Crossing The Line Is No Laughing Matter

June 5, 2018

 

As we’re all very aware, there was a recent incident involving Roseanne Barr tweeting a racist statement in regards to senior adviser of Barack Obama, Valerie Jarrett. It ultimately resulted in the cancellation of the very highly rated sitcom, Roseanne, on ABC.

 

Barr has been known for her controversial statements and has a long history of controversial Twitter behavior trailing back almost a decade, so the fact that this happened isn’t really all that surprising and was really a matter of time before this happened, especially in the age of social media.  

 

Shortly after the Roseanne controversy, another comic (Samantha Bee) came under fire for remarks made about Ivanka Trump. Bee has since apologized; however, word is the White House has called it “vile and vicious.” Some have even compared the two incidents as arguments for free speech.

 

With all this discussion about free speech, it does make every comedian wonder where exactly do we draw the line in comedy? As comics, we are kind of seen as those who are given somewhat of a pass to say whatever is on our mind. However, as it has been established, that’s clearly not the case especially when you also have to consider things like political correctness (another hot button issue).

 

So how do we approach this? What does this mean for comics?

 

Here are my thoughts.

 

The Roseanne and Samantha Bee incidents are NOT comparable

 

First and foremost, Samantha Bee and Roseanne Barr are two separate instances where the level of extremity is not at all similar.

 

Barr made a blatantly racist remark about Valerie Jarrett with rhetoric that dates back hundreds of years ago. Bee was more so a case of vulgar language and at best can be labeled a poor choice of words to describe the character of Ivanka Trump.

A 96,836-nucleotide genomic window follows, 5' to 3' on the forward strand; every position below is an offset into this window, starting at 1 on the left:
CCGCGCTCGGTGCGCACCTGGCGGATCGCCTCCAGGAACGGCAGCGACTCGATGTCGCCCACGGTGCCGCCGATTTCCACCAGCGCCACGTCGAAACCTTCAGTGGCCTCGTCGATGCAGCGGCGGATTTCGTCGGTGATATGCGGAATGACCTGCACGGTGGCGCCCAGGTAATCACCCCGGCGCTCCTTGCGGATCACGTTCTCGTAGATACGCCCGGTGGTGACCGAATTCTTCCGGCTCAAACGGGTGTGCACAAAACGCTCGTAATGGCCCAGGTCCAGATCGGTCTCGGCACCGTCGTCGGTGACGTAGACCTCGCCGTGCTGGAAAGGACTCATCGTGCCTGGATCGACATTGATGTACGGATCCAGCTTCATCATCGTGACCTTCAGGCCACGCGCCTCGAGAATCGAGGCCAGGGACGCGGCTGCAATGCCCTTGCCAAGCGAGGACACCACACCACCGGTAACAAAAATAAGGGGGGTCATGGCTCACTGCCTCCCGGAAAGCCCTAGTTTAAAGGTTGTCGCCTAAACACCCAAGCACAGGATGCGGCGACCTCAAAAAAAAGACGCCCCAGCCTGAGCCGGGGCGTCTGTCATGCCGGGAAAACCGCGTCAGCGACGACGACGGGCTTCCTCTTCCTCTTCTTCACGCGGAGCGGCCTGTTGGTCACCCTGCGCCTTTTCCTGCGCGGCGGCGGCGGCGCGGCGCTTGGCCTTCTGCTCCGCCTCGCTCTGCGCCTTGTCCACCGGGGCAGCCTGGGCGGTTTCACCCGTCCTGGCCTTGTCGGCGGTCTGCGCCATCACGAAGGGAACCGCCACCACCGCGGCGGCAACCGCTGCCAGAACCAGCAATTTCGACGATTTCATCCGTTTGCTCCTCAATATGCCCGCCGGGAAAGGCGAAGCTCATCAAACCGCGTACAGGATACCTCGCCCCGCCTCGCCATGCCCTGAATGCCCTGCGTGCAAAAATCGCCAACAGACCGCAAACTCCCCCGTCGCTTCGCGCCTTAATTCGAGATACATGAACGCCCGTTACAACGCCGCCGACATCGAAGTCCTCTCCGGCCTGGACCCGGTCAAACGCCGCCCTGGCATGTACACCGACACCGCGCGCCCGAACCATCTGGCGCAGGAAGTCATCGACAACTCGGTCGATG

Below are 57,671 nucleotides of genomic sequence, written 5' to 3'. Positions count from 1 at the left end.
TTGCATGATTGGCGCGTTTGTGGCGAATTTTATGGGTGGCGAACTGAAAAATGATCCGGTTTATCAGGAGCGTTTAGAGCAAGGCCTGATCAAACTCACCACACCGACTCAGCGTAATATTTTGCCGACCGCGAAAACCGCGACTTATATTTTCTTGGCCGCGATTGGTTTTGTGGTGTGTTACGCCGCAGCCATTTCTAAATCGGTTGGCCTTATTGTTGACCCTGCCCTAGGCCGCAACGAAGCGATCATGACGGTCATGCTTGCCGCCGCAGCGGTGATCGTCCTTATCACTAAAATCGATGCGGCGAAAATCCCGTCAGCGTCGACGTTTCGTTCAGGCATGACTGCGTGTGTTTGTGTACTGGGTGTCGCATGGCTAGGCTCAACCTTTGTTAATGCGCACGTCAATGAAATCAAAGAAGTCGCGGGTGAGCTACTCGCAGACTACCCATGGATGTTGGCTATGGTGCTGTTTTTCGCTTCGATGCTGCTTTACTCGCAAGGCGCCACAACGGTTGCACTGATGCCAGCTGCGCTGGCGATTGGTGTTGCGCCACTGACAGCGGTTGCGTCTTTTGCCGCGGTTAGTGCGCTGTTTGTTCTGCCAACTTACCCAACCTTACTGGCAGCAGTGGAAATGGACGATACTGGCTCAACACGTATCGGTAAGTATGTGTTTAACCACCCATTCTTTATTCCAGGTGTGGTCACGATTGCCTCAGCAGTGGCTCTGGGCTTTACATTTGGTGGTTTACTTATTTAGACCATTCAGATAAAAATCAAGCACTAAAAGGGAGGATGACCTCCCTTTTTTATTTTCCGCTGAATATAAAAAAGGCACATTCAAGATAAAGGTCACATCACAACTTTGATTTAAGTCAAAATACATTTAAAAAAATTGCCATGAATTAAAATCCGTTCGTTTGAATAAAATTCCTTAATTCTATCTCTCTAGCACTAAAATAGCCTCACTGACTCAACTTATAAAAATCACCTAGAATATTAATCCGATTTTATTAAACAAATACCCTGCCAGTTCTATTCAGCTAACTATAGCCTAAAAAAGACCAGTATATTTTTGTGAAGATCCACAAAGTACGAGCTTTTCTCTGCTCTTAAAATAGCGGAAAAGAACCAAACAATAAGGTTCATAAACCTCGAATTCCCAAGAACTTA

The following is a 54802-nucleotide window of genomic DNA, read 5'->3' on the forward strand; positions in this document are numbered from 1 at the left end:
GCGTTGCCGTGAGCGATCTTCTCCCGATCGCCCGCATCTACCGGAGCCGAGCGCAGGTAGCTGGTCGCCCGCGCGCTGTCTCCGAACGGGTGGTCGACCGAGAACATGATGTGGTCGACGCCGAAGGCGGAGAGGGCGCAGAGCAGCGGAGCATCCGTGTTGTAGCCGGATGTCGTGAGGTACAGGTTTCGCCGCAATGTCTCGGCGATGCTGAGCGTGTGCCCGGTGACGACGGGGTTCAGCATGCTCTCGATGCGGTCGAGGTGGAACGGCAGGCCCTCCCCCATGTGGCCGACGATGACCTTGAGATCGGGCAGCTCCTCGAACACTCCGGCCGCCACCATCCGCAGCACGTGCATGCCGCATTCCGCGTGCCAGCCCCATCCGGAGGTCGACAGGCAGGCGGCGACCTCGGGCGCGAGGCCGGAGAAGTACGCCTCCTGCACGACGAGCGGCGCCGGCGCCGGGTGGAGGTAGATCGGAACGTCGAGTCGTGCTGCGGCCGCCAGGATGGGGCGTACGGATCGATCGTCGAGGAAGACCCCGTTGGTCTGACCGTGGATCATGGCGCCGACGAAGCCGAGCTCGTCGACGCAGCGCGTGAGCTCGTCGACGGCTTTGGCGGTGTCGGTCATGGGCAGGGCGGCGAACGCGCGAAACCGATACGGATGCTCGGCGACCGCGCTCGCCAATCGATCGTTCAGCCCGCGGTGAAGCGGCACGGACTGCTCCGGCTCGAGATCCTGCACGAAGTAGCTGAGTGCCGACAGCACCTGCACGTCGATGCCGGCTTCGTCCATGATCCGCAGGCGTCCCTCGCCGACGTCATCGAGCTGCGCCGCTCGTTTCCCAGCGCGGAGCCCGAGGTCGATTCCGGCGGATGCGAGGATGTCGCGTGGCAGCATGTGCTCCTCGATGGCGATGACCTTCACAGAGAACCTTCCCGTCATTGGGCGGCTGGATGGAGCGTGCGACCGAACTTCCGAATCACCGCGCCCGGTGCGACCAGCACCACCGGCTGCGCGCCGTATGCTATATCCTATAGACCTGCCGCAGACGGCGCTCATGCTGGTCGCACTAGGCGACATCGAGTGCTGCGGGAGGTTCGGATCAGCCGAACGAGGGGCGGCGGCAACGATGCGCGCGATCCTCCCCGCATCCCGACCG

The only parallel these events have is they happened close in time to one another. That’s it.

However, with the fiery social climate and political links she was forced to apologize in an effort to save face with her own network. Seems unbalanced, right?

 

Recognizing the line

 

The main takeaway from instances like Samantha Bee and Roseanne Barr is there definitely are limits as to what we can push in terms of what we say. These instances are definitely sensationalized but it’s not isolated to just matters of racism or poor use of language.

 

Even Hannibal Buress was subject to ramifications when he discussed Catholic priests and child molestation at a Loyola Marymount University. A bit of a silly move, seeing that the school is of Catholic orientation.

 

The tricky thing is that the line differs from medium to medium. As stand-ups, we often don’t recognize the comedy club stage is a different world compared to television, social media, or even the real world. Hell, even I’ve found myself in daily situations going “should I have said that?”

 

In a club, anything goes. That type of luxury is great for our craft and taking that mentality to larger platforms can be beneficial in many ways, but it can also be a disservice depending on your comedic style, opinions, and so forth.

 

Depending on what you are trying to achieve and who you are trying to influence that line becomes more or less apparent.

 

You CAN say what you want...but be aware of the consequences

 

One notion I believe holds a lot of truth is “you can say what you want...but be aware of the consequences.”

 

Too many comics view comedy as only an art form rather than seeing it as a business. Business is not creative and you can’t uphold artistic expression as a defense to save your business. Remember that once you see it as a business you are able to understand the concept of constituents.

 

The Roseanne and  Samantha Bee incidents were not just discussions of free speech; they were also discussions of business. Networks have constituents they have to please (the audience is one of them). If they let down the audience they lose credibility. A comic’s lack of discretion only gives reason to cut ties especially if a comic fails to recognize the values of the organizations they are representing and it gets more restrictive to bigger and more noteable you become.

 

Moral of this article: be aware of your audience and know when to practice discretion. Comics are meant to be adaptable and it definitely is a balancing act of being our authentic selves and keeping in mind other larger elements at play.  If you strive to be in the real industry then everything has to be considered.

 

Got questions or something to add? Comment below and tell us your thoughts!

 

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